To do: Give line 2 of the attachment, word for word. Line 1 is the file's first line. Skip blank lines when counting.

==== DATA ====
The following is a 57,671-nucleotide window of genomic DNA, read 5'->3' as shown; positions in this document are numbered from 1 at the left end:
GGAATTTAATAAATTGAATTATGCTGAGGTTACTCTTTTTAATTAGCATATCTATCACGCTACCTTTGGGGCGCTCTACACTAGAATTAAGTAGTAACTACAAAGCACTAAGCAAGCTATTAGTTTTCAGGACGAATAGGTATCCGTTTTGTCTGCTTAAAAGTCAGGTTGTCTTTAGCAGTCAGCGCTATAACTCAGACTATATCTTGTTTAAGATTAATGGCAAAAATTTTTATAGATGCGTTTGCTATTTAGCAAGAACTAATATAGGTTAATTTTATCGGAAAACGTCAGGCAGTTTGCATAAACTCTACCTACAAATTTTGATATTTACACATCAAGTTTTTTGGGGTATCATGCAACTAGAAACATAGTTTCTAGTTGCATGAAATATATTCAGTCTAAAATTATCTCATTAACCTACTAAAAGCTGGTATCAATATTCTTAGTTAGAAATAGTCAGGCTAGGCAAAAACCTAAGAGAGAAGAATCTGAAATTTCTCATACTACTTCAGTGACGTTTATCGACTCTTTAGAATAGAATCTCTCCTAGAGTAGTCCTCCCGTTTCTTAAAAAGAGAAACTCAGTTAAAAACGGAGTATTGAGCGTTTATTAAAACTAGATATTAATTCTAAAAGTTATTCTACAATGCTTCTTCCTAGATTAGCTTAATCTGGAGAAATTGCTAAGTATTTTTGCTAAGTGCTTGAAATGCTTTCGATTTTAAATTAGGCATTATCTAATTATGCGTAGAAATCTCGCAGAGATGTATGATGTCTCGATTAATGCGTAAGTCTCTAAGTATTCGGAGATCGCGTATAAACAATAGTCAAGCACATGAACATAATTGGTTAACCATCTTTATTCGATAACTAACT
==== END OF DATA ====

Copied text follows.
GGAATTTAATAAATTGAATTATGCTGAGGTTACTCTTTTTAATTAGCATATCTATCACGCTACCTTTGGGGCGCTCTACACTAGAATTAAGTAGTAACTACAAAGCACTAAGCAAGCTATTAGTTTTCAGGACGAATAGGTATCCGTTTTGTCTGCTTAAAAGTCAGGTTGTCTTTAGCAGTCAGCGCTATAACTCAGACTATATCTTGTTTAAGATTAATGGCAAAAATTTTTATAGATGCGTTTGCTATTTAGCAAGAACTAATATAGGTTAATTTTATCGGAAAACGTCAGGCAGTTTGCATAAACTCTACCTACAAATTTTGATATTTACACATCAAGTTTTTTGGGGTATCATGCAACTAGAAACATAGTTTCTAGTTGCATGAAATATATTCAGTCTAAAATTATCTCATTAACCTACTAAAAGCTGGTATCAATATTCTTAGTTAGAAATAGTCAGGCTAGGCAAAAACCTAAGAGAGAAGAATCTGAAATTTCTCATACTACTTCAGTGACGTTTATCGACTCTTTAGAATAGAATCTCTCCTAGAGTAGTCCTCCCGTTTCTTAAAAAGAGAAACTCAGTTAAAAACGGAGTATTGAGCGTTTATTAAAACTAGATATTAATTCTAAAAGTTATTCTACAATGCTTCTTCCTAGATTAGCTTAATCTGGAGAAATTGCTAAGTATTTTTGCTAAGTGCTTGAAATGCTTTCGATTTTAAATTAGGCATTATCTAATTATGCGTAGAAATCTCGCAGAGATGTATGATGTCTCGATTAATGCGTAAGTCTCTAAGTATTCGGAGATCGCGTATAAACAATAGTCAAGCACATGAACATAATTGGTTAACCATCTTTATTCGATAACTAACT